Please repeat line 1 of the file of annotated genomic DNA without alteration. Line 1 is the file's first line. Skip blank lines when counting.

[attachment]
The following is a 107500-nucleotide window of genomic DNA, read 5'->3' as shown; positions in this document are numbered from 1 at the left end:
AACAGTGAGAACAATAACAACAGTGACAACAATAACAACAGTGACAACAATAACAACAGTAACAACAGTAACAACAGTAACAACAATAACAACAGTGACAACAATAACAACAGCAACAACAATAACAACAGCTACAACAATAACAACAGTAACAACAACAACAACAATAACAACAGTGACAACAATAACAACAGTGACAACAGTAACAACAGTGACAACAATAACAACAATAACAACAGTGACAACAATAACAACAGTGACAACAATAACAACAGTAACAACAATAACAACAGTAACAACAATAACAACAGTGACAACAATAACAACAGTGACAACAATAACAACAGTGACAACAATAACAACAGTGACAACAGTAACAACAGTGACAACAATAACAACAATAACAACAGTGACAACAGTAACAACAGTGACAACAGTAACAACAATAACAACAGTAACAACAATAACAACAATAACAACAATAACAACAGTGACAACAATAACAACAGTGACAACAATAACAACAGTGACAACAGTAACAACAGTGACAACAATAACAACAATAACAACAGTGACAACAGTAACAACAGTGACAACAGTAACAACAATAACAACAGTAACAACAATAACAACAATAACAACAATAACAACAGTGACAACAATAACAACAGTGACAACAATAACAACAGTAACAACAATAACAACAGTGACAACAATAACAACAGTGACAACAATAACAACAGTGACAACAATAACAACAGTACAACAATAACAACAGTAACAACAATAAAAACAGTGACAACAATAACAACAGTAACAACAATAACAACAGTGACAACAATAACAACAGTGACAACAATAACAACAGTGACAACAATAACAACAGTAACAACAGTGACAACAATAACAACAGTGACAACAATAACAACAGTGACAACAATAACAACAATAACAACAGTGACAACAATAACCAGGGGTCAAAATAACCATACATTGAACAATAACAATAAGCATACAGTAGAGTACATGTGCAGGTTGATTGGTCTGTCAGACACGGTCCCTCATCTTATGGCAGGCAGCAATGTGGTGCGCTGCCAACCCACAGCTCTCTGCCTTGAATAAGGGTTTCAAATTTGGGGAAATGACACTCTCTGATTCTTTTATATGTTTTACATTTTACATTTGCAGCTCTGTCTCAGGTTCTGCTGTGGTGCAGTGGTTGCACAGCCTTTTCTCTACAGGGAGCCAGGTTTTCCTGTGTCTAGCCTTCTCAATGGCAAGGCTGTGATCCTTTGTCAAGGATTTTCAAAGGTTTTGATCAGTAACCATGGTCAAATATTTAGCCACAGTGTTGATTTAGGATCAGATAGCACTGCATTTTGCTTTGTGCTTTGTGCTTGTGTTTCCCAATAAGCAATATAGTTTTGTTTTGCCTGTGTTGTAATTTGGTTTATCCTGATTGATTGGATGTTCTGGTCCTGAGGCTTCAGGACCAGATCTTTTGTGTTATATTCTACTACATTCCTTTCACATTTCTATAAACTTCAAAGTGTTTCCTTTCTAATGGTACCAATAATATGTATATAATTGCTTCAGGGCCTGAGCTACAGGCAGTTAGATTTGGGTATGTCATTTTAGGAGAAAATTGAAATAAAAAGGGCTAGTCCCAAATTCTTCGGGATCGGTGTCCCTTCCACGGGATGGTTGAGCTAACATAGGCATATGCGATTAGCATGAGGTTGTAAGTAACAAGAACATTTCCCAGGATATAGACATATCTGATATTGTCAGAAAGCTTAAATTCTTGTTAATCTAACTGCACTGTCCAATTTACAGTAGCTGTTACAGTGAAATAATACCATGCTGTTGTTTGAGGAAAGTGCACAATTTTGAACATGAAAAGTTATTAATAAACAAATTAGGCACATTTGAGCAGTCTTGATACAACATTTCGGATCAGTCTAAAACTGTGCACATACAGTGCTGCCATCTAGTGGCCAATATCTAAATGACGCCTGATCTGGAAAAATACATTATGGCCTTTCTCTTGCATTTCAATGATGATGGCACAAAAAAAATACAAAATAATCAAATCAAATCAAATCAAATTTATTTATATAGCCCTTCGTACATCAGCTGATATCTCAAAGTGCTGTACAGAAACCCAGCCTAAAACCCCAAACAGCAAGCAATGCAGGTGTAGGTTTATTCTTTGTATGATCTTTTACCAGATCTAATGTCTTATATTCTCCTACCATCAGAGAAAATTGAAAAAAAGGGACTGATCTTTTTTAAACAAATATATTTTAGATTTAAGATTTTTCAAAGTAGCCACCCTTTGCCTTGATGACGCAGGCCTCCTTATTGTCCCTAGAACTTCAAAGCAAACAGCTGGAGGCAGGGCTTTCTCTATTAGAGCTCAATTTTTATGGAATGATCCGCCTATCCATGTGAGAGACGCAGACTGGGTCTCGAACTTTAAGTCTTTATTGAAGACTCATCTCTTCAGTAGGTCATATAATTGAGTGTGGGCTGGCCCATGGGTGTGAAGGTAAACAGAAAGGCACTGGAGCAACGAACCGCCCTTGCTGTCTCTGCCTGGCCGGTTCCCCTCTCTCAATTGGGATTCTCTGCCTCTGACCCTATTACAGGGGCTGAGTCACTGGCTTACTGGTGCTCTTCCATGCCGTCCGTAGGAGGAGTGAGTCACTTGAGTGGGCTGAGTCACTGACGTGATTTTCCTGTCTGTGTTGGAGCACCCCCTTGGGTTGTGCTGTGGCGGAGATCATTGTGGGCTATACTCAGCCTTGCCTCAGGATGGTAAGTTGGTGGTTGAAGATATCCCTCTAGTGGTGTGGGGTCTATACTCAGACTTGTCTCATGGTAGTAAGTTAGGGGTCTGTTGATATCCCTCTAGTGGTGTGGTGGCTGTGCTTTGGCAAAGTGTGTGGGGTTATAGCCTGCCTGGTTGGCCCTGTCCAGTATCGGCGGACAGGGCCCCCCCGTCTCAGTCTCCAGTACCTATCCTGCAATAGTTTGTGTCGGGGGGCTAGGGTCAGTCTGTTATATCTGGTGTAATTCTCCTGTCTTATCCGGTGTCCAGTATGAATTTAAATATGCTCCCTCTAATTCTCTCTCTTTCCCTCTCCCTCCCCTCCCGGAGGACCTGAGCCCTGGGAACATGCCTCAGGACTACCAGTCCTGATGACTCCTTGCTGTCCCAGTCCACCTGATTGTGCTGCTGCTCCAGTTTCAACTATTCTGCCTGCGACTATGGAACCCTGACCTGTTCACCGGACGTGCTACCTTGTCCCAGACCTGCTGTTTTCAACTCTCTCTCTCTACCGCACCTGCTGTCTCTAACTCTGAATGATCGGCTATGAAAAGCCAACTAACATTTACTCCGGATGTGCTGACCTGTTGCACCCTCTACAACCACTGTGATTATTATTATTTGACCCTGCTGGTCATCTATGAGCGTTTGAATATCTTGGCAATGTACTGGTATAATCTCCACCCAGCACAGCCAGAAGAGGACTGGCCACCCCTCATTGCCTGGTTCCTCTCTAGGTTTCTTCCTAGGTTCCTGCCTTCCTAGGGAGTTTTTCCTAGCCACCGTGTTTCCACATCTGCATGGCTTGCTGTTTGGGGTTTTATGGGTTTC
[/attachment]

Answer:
The following is a 107500-nucleotide window of genomic DNA, read 5'->3' as shown; positions in this document are numbered from 1 at the left end: